Law and Politics: Obama’s new Gitmo problem


While the Guantánamo Bay prison camp has faded as a political issue, the conditions there have been dramatically deteriorating. For several months, prisoners have been mounting intense protests, in response to grievances with guards and frustration with their legal status. They have conducted hunger strikes, battled with guards, and thwarted the camp’s surveillance system.

On Saturday, U.S. officials decided the prisoners had gone too far. Officials raided the camp, emptying prison cells, and forcing some detainees into isolation.

The Miami Herald’s Carol Rosenberg, who has covered Guantánamo for over a decade, reports that while the U.S. has sought to provide more humanitarian conditions for detainees, the recent tensions reflect frustration with the endless legal limbo in the camp:

By the time President Barack Obama took office, the prison camps had established communal confinement in a prison called Camp 6 that was more in the spirit of the Geneva Conventions, with … TV, books and, for well-behaved captives, wristwatches…But [there have been] mounting tensions at the camp… following a particularly aggressive cell search held Feb. 6.

…Lawyers for the captives said a wide-ranging hunger strike was underway, and some described seeing long-held, once plump prisoners wasting away before their eyes. The strike, they said, was sparked by what the captives considered abusive searches of their Qurans … fueled by years of frustration at their status of legal limbo.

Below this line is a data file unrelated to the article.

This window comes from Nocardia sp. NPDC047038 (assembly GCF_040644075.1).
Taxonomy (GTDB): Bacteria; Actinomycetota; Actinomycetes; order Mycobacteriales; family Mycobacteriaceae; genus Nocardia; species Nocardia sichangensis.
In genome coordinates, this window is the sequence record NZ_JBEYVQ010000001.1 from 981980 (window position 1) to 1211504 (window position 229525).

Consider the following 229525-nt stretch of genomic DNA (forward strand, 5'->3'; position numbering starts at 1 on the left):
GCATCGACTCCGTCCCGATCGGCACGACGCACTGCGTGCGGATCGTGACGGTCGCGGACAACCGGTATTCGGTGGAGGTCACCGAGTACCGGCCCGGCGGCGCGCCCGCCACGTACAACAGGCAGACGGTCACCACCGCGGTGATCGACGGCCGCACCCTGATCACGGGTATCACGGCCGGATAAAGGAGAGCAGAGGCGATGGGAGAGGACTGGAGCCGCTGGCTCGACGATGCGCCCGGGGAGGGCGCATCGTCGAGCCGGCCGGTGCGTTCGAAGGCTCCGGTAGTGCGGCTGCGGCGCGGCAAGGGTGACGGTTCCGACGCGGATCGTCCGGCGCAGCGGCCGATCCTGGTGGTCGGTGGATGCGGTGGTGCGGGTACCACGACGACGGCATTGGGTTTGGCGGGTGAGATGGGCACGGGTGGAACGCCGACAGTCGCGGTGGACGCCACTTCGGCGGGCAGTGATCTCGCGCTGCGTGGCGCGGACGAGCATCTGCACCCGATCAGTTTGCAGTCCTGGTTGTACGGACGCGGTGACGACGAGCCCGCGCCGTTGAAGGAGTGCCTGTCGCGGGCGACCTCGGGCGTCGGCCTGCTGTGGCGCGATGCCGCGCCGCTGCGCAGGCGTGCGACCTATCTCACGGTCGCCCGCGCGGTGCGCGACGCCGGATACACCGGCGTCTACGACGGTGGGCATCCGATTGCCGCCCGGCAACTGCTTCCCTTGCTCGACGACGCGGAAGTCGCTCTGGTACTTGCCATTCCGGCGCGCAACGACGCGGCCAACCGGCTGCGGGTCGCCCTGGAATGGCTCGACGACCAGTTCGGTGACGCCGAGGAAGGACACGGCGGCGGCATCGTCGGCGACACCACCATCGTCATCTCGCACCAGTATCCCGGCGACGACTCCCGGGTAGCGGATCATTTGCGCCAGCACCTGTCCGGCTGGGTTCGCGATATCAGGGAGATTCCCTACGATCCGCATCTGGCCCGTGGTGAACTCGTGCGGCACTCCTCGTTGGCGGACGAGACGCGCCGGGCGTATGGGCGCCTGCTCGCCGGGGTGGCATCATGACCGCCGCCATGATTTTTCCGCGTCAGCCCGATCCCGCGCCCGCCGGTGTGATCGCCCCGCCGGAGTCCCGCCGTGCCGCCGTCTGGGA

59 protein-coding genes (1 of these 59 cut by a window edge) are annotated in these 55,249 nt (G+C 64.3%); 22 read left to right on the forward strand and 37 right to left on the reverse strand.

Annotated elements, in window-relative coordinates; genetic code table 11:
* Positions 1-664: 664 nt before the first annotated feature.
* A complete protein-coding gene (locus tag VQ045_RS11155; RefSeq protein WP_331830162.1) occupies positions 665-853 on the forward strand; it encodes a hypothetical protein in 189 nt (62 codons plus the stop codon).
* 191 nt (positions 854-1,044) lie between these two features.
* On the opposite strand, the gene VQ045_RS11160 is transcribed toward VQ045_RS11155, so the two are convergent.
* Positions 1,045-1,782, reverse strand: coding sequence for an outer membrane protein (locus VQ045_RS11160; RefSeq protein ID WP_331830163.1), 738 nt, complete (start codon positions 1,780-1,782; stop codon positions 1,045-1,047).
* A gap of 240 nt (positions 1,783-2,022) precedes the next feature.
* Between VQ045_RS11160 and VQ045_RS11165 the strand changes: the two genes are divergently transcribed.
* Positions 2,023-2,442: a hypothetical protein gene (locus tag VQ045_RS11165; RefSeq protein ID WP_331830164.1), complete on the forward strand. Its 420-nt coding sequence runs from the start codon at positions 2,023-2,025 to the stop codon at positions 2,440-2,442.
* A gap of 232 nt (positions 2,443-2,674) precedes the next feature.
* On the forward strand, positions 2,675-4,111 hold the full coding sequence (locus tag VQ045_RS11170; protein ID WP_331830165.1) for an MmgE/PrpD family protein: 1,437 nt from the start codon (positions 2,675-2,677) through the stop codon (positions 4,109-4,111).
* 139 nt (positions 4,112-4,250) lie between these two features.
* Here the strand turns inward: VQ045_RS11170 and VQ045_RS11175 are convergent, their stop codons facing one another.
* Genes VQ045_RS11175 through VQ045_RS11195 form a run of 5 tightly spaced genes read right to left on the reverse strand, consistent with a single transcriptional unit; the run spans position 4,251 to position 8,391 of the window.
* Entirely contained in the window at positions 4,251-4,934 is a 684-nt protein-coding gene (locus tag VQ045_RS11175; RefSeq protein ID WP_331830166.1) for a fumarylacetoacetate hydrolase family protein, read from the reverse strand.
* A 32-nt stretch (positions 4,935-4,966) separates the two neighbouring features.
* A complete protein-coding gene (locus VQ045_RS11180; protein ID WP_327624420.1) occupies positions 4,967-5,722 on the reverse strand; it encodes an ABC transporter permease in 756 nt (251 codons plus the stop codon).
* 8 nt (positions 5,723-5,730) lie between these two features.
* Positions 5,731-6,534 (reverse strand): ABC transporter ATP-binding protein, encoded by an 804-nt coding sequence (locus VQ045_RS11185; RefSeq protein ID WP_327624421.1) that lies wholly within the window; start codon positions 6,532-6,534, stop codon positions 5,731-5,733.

Rosenberg reports that there are 43 prisoners on hunger strike. The U.S. is now force-feeding 13 of them, in order to keep them alive. The guards have also lost a measure of “control over life” in the prison, Rosenberg reports: ”The captives could be seen systematically disobeying communal camp rules. They covered surveillance cameras in individual cells with cereal boxes. They refused to admit food carts to the cellblocks.”

Obama officials emphasize that they had advance notice about recent changes at the prison, such as moving detainees into individual cells, and they are monitoring developments closely. That may be fine for crisis management, but there is very little talk about actually addressing the core problems at Guantánamo Bay.

About 166 prisoners remain in the camp today. That reflects progress–over 700 men have been imprisoned there–but also stalemate. Twelve years after the Afghanistan war began, these remaining prisoners are people who have been cut off from their entire world, mostly without any trial to address the charges against them, let alone their guilt or innocence. And that’s not all.

It is well known that many detainees are not high-ranking terrorists. As early as 2003, Donald Rumsfeld privately objected to how many “low-level enemy combatants” wound up in the prison. According to a comprehensive 2006 analysis of Defense Department data, most detainees were not affiliated with terrorist groups. (The report was from Seton Hall University, applying a terrorist definition was based on the U.S. government’s terrorist list.)

A high error rate, of course, does not mean the prison should just be emptied.

Nor could it, since Congress severely restricted the Obama administration’s options for transferring detainees. As one former National Security Council official told me last year, “Congress has put up as many roadblocks as possible to keep the Guantanamo Bay prison open.”

So the prison stays open, while the door to fair trials is pretty much closed.  A reassessment of Guantánamo justice is long overdue.


Law and Politics: Obama's new Gitmo problem